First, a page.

Employment Litigation
Defending our clients' business, reputation, and environment.
Midwest Legal Partners PLLC understands how costly and damaging an employment lawsuit can be on an employer's business goals, work environment, and reputation. We work closely with employers to prevent such lawsuits; however, when they arise, we immediately take action to protect our clients' interests and whenever possible, we seek an early dismissal of the case through motions to dismiss or summary judgment.

Whether we are preparing for trial or negotiating with opposing counsel to reach an efficient result, we aggressively work towards a positive outcome for our clients. No matter how complex the litigation may be, we stay accessible to our clients virtually 24 hours a day, 7 days a week.
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Employment Lawsuit Statistics

The U.S. Equal Employment Opportunity Commission ("EEOC") reports annual statistics regarding the total number of discrimination charges filed by individuals. In the 2010 fiscal year, the EEOC reported nearly 100,000 discrimination charges filed.

2010 marked the highest number of discrimination charges the EEOC has ever received in one year. Moreover, that number does not reflect the fact that individuals often file charges claiming multiple types of discrimination (race, sex, age, disability, equal pay, genetic information, national origin, pregnancy, color, religion, retaliation, and sexual harassment). Additionally, the EEOC reported that it obtained over $400 million in monetary benefits for individuals in 2010, which is the highest amount in EEOC history.

Factors that will likely continue to cause employers to face employment lawsuits:

I. Cutting HR and Legal budgets to save costs.

II. Increased layoffs, reductions in force, and terminations.

III. Expanded state and federal legislation.

IV. Poor economic conditions.

V. Reduced compliance training and reviews.

VI. High unemployment rates.

VII. Lack of experience and knowledge regarding complex employment laws, including the following:

Title VII of the Civil Rights Act of 1964

The Family and Medical Leave Act (FMLA)

The Equal Pay Act of 1963 (EPA)

Employee Retirement Income Security Act (ERISA)

Title I of the Americans with Disabilities Act of 1990 (ADA)

Employee Retirement Income Security Act (ERISA)

The Age Discrimination in Employment Act of 1967 (ADEA)

Occupational Safety and Health Administration Act (OSHA)

The Pregnancy Discrimination Act

Sections 501 and 505 of the Rehabilitation Act of 1963

The Genetic Information Nondiscrimination Act of 2008 (GINA)

Fair Labor Standards Act (FLSA)
Important Questions to Consider:

1. Does your business have an employee handbook? If so, has it been reviewed or updated recently?

2. Does your business stay informed of changes in state and federal employment laws?

What does your business do when it is faced with a workplace issue?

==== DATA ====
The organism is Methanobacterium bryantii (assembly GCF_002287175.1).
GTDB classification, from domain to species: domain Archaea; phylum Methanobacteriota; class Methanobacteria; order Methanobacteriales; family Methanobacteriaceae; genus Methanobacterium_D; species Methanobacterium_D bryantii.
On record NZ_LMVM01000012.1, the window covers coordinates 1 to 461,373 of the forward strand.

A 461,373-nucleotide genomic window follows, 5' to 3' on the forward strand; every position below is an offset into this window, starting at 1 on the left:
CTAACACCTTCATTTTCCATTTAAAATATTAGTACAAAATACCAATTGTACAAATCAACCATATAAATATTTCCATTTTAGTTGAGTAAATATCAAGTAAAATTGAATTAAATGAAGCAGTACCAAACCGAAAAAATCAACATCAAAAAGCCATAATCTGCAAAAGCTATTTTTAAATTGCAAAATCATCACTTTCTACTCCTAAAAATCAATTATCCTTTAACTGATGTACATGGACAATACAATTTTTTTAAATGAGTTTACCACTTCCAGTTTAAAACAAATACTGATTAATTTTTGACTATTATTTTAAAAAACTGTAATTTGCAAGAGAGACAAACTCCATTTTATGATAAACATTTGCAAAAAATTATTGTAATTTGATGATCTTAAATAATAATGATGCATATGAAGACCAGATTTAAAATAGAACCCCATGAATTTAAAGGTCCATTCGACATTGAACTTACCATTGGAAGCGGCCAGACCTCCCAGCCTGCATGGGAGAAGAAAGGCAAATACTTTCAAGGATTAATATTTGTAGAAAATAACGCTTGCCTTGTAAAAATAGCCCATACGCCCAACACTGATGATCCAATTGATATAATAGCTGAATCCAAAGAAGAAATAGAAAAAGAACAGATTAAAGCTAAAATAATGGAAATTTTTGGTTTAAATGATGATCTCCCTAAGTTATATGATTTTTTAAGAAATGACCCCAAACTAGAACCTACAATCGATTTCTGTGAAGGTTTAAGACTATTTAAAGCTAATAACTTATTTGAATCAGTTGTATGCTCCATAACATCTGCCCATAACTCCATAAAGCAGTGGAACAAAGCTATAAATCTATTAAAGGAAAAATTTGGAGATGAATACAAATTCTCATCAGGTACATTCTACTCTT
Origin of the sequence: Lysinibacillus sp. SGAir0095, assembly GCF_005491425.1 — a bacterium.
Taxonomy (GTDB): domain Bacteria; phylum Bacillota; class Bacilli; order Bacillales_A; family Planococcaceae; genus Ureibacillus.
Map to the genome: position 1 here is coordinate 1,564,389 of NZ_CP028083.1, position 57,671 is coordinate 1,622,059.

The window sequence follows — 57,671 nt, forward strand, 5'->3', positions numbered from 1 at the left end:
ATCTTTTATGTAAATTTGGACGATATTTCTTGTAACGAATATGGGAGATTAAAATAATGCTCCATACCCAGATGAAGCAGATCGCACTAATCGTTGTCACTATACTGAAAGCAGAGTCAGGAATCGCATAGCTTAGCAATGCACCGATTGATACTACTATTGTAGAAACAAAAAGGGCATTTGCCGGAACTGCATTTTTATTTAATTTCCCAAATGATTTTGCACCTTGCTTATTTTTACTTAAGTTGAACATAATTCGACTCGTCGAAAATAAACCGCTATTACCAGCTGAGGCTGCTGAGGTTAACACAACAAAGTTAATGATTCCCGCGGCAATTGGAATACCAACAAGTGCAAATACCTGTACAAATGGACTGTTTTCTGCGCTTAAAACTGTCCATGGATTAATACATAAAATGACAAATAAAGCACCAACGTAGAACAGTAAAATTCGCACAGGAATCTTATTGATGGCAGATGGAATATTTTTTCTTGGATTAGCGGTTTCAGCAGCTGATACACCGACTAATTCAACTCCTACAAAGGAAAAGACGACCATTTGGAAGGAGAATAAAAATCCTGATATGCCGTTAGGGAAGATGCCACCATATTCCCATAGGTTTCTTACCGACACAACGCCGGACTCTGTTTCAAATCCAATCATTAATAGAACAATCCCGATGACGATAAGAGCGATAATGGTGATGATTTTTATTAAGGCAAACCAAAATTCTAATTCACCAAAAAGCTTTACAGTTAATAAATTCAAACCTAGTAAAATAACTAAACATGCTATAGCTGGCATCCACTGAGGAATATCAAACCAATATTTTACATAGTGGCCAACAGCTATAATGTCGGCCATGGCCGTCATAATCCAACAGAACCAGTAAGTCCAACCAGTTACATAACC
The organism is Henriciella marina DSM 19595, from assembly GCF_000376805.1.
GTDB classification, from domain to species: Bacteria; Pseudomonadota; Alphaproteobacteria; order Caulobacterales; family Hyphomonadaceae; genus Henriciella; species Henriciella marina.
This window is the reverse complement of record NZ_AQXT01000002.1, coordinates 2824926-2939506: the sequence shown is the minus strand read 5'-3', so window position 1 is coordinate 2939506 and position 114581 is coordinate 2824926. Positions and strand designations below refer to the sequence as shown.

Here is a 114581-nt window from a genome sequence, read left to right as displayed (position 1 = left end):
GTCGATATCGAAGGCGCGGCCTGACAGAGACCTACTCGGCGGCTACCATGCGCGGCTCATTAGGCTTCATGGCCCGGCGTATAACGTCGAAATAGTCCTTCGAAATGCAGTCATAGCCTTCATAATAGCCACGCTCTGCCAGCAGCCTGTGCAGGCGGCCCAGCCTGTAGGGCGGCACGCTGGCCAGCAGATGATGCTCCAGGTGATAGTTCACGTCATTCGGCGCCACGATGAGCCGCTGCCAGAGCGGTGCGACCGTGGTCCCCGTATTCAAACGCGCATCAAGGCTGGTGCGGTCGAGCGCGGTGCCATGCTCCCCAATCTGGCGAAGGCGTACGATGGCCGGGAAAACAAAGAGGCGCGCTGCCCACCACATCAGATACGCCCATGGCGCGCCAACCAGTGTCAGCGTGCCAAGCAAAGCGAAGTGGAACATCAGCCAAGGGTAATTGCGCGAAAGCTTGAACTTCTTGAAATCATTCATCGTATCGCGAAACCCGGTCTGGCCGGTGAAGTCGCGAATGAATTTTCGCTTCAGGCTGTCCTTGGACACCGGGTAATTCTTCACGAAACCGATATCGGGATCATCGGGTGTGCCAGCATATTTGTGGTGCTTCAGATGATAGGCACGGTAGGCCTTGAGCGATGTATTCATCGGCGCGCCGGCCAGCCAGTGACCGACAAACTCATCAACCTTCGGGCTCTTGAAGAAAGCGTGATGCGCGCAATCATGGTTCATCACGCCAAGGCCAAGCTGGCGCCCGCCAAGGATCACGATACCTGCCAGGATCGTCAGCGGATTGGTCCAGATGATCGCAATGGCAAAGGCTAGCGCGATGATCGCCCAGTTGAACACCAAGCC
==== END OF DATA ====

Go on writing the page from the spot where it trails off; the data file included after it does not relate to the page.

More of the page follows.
4. Does your business have periodic employment law training sessions?

5. Does your business have an experienced, trained, and skilled HR department?

6. Has your business faced (and/or continues to face) damaging employment lawsuit(s)?

7. Does your business have specific policies and procedures in place to address workplace issues?

8. Do you or your business' managers know what discrimination, harassment, and other legally defined terms really mean?

9. Do you have employment agreements in place? If so, who drafts them?

10. Who answers employment law questions within your business when they arise?

11. Does your business wait to contact an attorney only if a lawsuit has been filed against it?

Did any of the questions above make you pause and think?

Contact us to discuss these questions in detail and possibly design an action plan.
Employment Litigation Model

At Midwest Legal Partners, we believe that preparing for employment litigation does not start after a complaint is served on an employer, it starts when an employer hires its first employee and continues every day thereafter. Investing time, resources, and effort in developing efficient, effective, and compliant workplace procedures and policies should be a starting point in preparing for and preventing litigation.

However, even with proper employee policies, management, procedures, training, and other safeguards in place, an employer can still face damaging and often frivolous employment lawsuits. At that point, an employer must make prompt and informed decisions.

Our litigation model focuses on the following:

  • Keeping the client informed, advised, and prepared throughout the litigation process.
  • Working with the client to develop a detailed action plan.
  • Dedication to a quality work-product.
  • Thorough investigation and research.
  • Practice, preparation, and problem solving aimed at successful execution.
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Law Firm location: Midwest Legal Partners, PLLC, in Novi, Michigan, represents clients in cities including Detroit, Livonia, Dearborn, Plymouth, Taylor, Southfield, Pontiac, Troy, Royal Oak, Mt Clemens, Warren, Utica, Sterling Heights, Auburn Hills, Birmingham, West Bloomfield, Bloomfield Hills, Centerline, St. Clair Shores, Brighton, Howell, South Lyon, Highland Park, Milford, and Farmington Hills, as well as residents of Livingston County, Wayne County, Oakland County, and Macomb County. This website presents general information and is not intended as legal advice. You should not act upon any information contained in this website without seeking professional advice. Attorney Advertising Material. © 2013 Midwest Legal Partners, PLLC.